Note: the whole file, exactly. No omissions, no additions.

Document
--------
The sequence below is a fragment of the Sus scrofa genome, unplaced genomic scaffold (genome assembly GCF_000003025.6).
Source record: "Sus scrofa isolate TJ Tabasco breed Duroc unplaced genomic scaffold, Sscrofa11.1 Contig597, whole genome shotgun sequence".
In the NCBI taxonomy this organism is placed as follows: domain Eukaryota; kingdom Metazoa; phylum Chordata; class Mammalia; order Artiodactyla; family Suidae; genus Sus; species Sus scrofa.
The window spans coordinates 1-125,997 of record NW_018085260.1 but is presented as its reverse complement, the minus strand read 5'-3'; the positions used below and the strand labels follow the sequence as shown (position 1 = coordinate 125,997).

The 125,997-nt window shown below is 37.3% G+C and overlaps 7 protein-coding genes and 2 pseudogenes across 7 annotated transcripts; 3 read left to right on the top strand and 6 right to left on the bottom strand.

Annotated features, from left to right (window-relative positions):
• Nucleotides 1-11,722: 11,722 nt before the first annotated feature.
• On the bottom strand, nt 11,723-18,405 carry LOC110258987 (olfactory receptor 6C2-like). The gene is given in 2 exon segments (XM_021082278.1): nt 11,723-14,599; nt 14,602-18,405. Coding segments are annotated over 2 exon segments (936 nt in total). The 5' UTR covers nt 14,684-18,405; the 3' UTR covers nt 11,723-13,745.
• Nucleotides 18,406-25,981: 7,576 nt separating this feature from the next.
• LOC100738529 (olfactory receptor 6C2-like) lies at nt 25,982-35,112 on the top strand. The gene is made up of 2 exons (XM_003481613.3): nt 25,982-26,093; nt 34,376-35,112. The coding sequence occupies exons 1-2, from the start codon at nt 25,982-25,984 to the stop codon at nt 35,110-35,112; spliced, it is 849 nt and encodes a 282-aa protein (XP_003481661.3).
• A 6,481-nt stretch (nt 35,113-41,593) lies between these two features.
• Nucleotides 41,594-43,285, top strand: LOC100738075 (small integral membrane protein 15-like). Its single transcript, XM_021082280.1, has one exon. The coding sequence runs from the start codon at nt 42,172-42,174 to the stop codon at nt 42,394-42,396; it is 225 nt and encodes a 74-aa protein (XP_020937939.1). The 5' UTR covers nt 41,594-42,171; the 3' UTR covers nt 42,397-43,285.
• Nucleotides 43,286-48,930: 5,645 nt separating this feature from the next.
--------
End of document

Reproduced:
The sequence below is a fragment of the Sus scrofa genome, unplaced genomic scaffold (genome assembly GCF_000003025.6).
Source record: "Sus scrofa isolate TJ Tabasco breed Duroc unplaced genomic scaffold, Sscrofa11.1 Contig597, whole genome shotgun sequence".
In the NCBI taxonomy this organism is placed as follows: domain Eukaryota; kingdom Metazoa; phylum Chordata; class Mammalia; order Artiodactyla; family Suidae; genus Sus; species Sus scrofa.
The window spans coordinates 1-125,997 of record NW_018085260.1 but is presented as its reverse complement, the minus strand read 5'-3'; the positions used below and the strand labels follow the sequence as shown (position 1 = coordinate 125,997).

The 125,997-nt window shown below is 37.3% G+C and overlaps 7 protein-coding genes and 2 pseudogenes across 7 annotated transcripts; 3 read left to right on the top strand and 6 right to left on the bottom strand.

Annotated features, from left to right (window-relative positions):
• Nucleotides 1-11,722: 11,722 nt before the first annotated feature.
• On the bottom strand, nt 11,723-18,405 carry LOC110258987 (olfactory receptor 6C2-like). The gene is given in 2 exon segments (XM_021082278.1): nt 11,723-14,599; nt 14,602-18,405. Coding segments are annotated over 2 exon segments (936 nt in total). The 5' UTR covers nt 14,684-18,405; the 3' UTR covers nt 11,723-13,745.
• Nucleotides 18,406-25,981: 7,576 nt separating this feature from the next.
• LOC100738529 (olfactory receptor 6C2-like) lies at nt 25,982-35,112 on the top strand. The gene is made up of 2 exons (XM_003481613.3): nt 25,982-26,093; nt 34,376-35,112. The coding sequence occupies exons 1-2, from the start codon at nt 25,982-25,984 to the stop codon at nt 35,110-35,112; spliced, it is 849 nt and encodes a 282-aa protein (XP_003481661.3).
• A 6,481-nt stretch (nt 35,113-41,593) lies between these two features.
• Nucleotides 41,594-43,285, top strand: LOC100738075 (small integral membrane protein 15-like). Its single transcript, XM_021082280.1, has one exon. The coding sequence runs from the start codon at nt 42,172-42,174 to the stop codon at nt 42,394-42,396; it is 225 nt and encodes a 74-aa protein (XP_020937939.1). The 5' UTR covers nt 41,594-42,171; the 3' UTR covers nt 42,397-43,285.
• Nucleotides 43,286-48,930: 5,645 nt separating this feature from the next.